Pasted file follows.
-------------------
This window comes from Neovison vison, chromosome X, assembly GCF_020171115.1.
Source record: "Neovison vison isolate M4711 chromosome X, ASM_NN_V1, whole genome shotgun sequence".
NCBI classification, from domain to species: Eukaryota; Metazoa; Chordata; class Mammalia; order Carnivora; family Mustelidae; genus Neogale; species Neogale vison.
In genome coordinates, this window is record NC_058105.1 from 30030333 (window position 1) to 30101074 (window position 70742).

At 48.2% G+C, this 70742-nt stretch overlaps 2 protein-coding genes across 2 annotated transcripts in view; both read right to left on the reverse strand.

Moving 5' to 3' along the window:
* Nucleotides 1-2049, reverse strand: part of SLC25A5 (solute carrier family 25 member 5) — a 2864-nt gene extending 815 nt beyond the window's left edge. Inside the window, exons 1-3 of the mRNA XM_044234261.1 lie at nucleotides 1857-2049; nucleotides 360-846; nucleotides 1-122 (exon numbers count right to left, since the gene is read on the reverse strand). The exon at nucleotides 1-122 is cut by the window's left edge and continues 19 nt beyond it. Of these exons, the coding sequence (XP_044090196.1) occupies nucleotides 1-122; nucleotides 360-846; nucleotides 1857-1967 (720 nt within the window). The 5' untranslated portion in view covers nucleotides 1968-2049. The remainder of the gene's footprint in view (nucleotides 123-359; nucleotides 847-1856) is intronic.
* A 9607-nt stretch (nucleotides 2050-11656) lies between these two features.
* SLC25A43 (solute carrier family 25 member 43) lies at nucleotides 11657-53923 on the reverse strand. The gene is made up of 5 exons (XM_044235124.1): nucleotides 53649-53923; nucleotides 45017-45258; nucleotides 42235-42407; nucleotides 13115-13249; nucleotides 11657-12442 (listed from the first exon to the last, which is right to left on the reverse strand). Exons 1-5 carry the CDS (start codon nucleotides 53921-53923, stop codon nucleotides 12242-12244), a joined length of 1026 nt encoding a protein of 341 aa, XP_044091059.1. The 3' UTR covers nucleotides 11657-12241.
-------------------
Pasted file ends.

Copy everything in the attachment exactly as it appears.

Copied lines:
This window comes from Neovison vison, chromosome X, assembly GCF_020171115.1.
Source record: "Neovison vison isolate M4711 chromosome X, ASM_NN_V1, whole genome shotgun sequence".
NCBI classification, from domain to species: Eukaryota; Metazoa; Chordata; class Mammalia; order Carnivora; family Mustelidae; genus Neogale; species Neogale vison.
In genome coordinates, this window is record NC_058105.1 from 30030333 (window position 1) to 30101074 (window position 70742).

At 48.2% G+C, this 70742-nt stretch overlaps 2 protein-coding genes across 2 annotated transcripts in view; both read right to left on the reverse strand.

Moving 5' to 3' along the window:
* Nucleotides 1-2049, reverse strand: part of SLC25A5 (solute carrier family 25 member 5) — a 2864-nt gene extending 815 nt beyond the window's left edge. Inside the window, exons 1-3 of the mRNA XM_044234261.1 lie at nucleotides 1857-2049; nucleotides 360-846; nucleotides 1-122 (exon numbers count right to left, since the gene is read on the reverse strand). The exon at nucleotides 1-122 is cut by the window's left edge and continues 19 nt beyond it. Of these exons, the coding sequence (XP_044090196.1) occupies nucleotides 1-122; nucleotides 360-846; nucleotides 1857-1967 (720 nt within the window). The 5' untranslated portion in view covers nucleotides 1968-2049. The remainder of the gene's footprint in view (nucleotides 123-359; nucleotides 847-1856) is intronic.
* A 9607-nt stretch (nucleotides 2050-11656) lies between these two features.
* SLC25A43 (solute carrier family 25 member 43) lies at nucleotides 11657-53923 on the reverse strand. The gene is made up of 5 exons (XM_044235124.1): nucleotides 53649-53923; nucleotides 45017-45258; nucleotides 42235-42407; nucleotides 13115-13249; nucleotides 11657-12442 (listed from the first exon to the last, which is right to left on the reverse strand). Exons 1-5 carry the CDS (start codon nucleotides 53921-53923, stop codon nucleotides 12242-12244), a joined length of 1026 nt encoding a protein of 341 aa, XP_044091059.1. The 3' UTR covers nucleotides 11657-12241.